The line on these kings had long been that unlike other dynasties with real genealogical links to Alexander the Great and authentic Hellenic cultural credentials, the Attalids were unpedigreed outsiders from the hill country of western Anatolia. They had to “clean up their own origins” – so says a standard reference article from 2003 (A Companion to the Hellenistic World, p. 167). As a result of this supposed lack of cultural confidence, the Attalids, so it’s said, became Greek chauvinists, always clamoring on about the evil barbarian menace of Galatian invaders. This was a coping strategy, a means of papering over the fact that they weren’t really or entirely Greek, but Graeco-Anatolian hybrids. It was a grand strategy, by any measure, and it resulted in a slew of Attalid monuments in Panhellenic sanctuaries, the Athenian Agora and Akropolis. Imagine it – in 150 BCE, monuments of the kings of Pergamon would have obscured your view of the Parthenon in Athens from multiple different angles! Today, when you visit the Athenian Agora, the iconic Stoa of Attalos, reconstructed with American largess in the 1950s, houses the site’s museum.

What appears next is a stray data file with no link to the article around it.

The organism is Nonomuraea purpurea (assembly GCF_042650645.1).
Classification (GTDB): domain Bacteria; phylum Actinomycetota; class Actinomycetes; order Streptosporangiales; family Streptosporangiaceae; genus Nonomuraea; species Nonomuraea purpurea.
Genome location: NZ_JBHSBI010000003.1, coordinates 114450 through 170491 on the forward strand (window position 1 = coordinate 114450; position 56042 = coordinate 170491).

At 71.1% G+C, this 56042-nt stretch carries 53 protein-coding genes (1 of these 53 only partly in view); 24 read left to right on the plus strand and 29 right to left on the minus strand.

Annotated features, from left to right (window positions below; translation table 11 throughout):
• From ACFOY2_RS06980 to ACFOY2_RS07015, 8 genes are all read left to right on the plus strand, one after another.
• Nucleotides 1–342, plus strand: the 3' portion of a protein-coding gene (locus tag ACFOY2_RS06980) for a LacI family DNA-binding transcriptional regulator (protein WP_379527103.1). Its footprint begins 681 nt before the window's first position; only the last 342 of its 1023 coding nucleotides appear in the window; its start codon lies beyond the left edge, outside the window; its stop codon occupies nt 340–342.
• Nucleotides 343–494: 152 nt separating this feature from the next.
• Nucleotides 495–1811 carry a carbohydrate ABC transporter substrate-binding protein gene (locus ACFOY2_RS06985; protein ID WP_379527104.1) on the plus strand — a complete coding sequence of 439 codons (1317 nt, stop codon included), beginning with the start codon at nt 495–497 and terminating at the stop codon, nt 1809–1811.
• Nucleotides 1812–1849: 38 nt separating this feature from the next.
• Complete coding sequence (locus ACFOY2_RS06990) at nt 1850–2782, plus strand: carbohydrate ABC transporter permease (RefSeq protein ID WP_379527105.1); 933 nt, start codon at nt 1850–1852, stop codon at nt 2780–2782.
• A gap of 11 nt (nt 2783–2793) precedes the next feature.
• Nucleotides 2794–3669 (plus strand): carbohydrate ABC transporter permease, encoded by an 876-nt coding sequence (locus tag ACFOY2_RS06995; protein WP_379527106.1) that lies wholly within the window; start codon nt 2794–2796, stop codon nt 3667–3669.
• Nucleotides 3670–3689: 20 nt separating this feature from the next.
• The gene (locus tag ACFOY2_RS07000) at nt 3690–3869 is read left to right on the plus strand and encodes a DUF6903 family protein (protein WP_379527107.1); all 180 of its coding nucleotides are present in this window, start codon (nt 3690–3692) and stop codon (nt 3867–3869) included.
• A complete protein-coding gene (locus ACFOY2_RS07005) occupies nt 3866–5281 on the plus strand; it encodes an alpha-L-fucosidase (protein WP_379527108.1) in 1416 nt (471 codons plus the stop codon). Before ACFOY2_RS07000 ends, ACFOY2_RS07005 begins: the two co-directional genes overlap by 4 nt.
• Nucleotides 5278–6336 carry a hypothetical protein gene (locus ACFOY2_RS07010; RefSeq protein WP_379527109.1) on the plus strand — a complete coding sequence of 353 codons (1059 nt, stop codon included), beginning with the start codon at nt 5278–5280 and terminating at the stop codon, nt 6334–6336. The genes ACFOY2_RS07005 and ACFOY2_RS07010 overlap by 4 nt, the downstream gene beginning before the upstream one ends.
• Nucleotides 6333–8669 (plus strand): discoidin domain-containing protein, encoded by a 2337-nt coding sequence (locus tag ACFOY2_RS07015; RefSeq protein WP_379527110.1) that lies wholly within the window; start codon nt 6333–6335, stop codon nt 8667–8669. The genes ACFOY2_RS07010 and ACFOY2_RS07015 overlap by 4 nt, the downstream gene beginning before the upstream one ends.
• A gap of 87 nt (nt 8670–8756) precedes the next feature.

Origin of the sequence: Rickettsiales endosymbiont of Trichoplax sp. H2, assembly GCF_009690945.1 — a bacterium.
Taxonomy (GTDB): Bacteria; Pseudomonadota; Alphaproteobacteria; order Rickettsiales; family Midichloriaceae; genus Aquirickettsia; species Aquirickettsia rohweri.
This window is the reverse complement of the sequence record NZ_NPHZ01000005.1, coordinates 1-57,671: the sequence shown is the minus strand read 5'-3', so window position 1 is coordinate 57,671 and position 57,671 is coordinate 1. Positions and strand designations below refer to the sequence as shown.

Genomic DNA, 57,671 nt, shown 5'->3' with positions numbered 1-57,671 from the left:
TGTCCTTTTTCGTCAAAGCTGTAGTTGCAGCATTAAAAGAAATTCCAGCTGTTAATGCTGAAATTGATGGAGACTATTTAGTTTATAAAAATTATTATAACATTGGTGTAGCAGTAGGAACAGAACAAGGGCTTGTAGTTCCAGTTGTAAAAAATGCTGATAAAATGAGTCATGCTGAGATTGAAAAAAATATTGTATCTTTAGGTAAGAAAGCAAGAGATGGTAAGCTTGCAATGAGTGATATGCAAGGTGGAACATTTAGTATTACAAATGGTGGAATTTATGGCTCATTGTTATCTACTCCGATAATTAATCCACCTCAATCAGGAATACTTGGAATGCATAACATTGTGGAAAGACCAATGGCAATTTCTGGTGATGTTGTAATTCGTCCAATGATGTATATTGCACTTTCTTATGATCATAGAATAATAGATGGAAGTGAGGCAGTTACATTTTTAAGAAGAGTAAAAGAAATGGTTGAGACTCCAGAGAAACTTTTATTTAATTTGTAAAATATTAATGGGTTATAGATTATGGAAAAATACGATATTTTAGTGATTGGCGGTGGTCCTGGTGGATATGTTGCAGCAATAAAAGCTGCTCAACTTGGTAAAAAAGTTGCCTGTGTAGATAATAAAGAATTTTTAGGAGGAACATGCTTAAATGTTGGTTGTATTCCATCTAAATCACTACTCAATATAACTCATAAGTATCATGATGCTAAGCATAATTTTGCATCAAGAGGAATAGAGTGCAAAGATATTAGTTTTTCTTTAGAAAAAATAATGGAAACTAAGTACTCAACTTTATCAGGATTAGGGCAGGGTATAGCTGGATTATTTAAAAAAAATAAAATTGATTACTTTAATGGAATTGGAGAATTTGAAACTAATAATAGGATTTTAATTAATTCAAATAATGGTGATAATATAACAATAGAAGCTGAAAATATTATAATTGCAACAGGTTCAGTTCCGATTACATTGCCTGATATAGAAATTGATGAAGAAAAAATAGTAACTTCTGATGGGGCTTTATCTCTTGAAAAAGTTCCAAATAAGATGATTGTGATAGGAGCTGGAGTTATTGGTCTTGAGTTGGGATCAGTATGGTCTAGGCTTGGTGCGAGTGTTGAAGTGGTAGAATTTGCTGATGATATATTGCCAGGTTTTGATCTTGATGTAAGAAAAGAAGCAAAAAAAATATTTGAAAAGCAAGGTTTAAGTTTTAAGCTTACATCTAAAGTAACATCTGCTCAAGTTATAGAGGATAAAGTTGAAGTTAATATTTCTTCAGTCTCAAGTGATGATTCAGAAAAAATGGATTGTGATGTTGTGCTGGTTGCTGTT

But if a person wants to understand this vast Pergamene cultural output and goes to look for an explanation in a textbook or on a museum placard, they’re told, erroneously, in my view, that the Attalids were just Greek chauvinists with an underlying lack of cultural confidence. Take Adams’A History of Western Art (2011, fifth ed.), for example. The Great Altar of Pergamon is illustrated, with the explanation that it was “built to proclaim the victory of Greek civilization over the barbarians. Greece tried to reassert its superiority, as Athens had done in building the Parthenon after the Persian Wars. But Hellenistic art, especially in its late phase, reflects the uncertainty and turmoil of the period” (my emph). On this reckoning, the Attalids – and the rest of the post-classical Greeks – weren’t quite sure who they were and so needed their chauvinism to generate an identity. Note also how the Pergamenes bear the burden of speaking to us for the entire Hellenistic world, just like they did in the Metropolitan Museum of Art exhibit of 2016, Pergamon and the Hellenistic Kingdoms of the Ancient World. At stake in all this is our very understanding of the various ways of belonging in the Hellenistic empires that shaped the eastern Mediterranean and Near East at the end of the first millennium.